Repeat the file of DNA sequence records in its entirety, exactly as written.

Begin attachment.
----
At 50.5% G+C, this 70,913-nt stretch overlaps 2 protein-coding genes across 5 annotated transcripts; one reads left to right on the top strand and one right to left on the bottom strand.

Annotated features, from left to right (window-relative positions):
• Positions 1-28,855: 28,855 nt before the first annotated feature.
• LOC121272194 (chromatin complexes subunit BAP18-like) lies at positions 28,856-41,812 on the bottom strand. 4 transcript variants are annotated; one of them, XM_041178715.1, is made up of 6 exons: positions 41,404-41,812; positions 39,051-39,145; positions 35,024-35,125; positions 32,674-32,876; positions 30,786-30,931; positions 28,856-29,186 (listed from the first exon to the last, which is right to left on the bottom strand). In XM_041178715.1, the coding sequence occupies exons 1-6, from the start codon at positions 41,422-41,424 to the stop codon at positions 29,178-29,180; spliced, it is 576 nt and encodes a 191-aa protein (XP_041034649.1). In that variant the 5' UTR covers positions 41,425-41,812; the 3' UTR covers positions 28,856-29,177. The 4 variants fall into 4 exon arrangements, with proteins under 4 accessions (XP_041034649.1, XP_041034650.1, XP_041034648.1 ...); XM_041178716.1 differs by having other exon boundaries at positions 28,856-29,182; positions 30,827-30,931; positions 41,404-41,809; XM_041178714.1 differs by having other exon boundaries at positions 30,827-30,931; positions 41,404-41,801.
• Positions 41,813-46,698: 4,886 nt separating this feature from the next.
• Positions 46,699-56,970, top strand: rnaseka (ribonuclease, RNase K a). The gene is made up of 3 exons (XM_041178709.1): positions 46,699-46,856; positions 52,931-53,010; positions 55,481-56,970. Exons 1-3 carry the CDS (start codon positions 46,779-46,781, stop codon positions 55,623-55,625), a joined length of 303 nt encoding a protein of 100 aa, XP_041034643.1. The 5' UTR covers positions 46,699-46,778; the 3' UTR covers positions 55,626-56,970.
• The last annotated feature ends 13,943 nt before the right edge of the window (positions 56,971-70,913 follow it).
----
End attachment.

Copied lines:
At 50.5% G+C, this 70,913-nt stretch overlaps 2 protein-coding genes across 5 annotated transcripts; one reads left to right on the top strand and one right to left on the bottom strand.

Annotated features, from left to right (window-relative positions):
• Positions 1-28,855: 28,855 nt before the first annotated feature.
• LOC121272194 (chromatin complexes subunit BAP18-like) lies at positions 28,856-41,812 on the bottom strand. 4 transcript variants are annotated; one of them, XM_041178715.1, is made up of 6 exons: positions 41,404-41,812; positions 39,051-39,145; positions 35,024-35,125; positions 32,674-32,876; positions 30,786-30,931; positions 28,856-29,186 (listed from the first exon to the last, which is right to left on the bottom strand). In XM_041178715.1, the coding sequence occupies exons 1-6, from the start codon at positions 41,422-41,424 to the stop codon at positions 29,178-29,180; spliced, it is 576 nt and encodes a 191-aa protein (XP_041034649.1). In that variant the 5' UTR covers positions 41,425-41,812; the 3' UTR covers positions 28,856-29,177. The 4 variants fall into 4 exon arrangements, with proteins under 4 accessions (XP_041034649.1, XP_041034650.1, XP_041034648.1 ...); XM_041178716.1 differs by having other exon boundaries at positions 28,856-29,182; positions 30,827-30,931; positions 41,404-41,809; XM_041178714.1 differs by having other exon boundaries at positions 30,827-30,931; positions 41,404-41,801.
• Positions 41,813-46,698: 4,886 nt separating this feature from the next.
• Positions 46,699-56,970, top strand: rnaseka (ribonuclease, RNase K a). The gene is made up of 3 exons (XM_041178709.1): positions 46,699-46,856; positions 52,931-53,010; positions 55,481-56,970. Exons 1-3 carry the CDS (start codon positions 46,779-46,781, stop codon positions 55,623-55,625), a joined length of 303 nt encoding a protein of 100 aa, XP_041034643.1. The 5' UTR covers positions 46,699-46,778; the 3' UTR covers positions 55,626-56,970.
• The last annotated feature ends 13,943 nt before the right edge of the window (positions 56,971-70,913 follow it).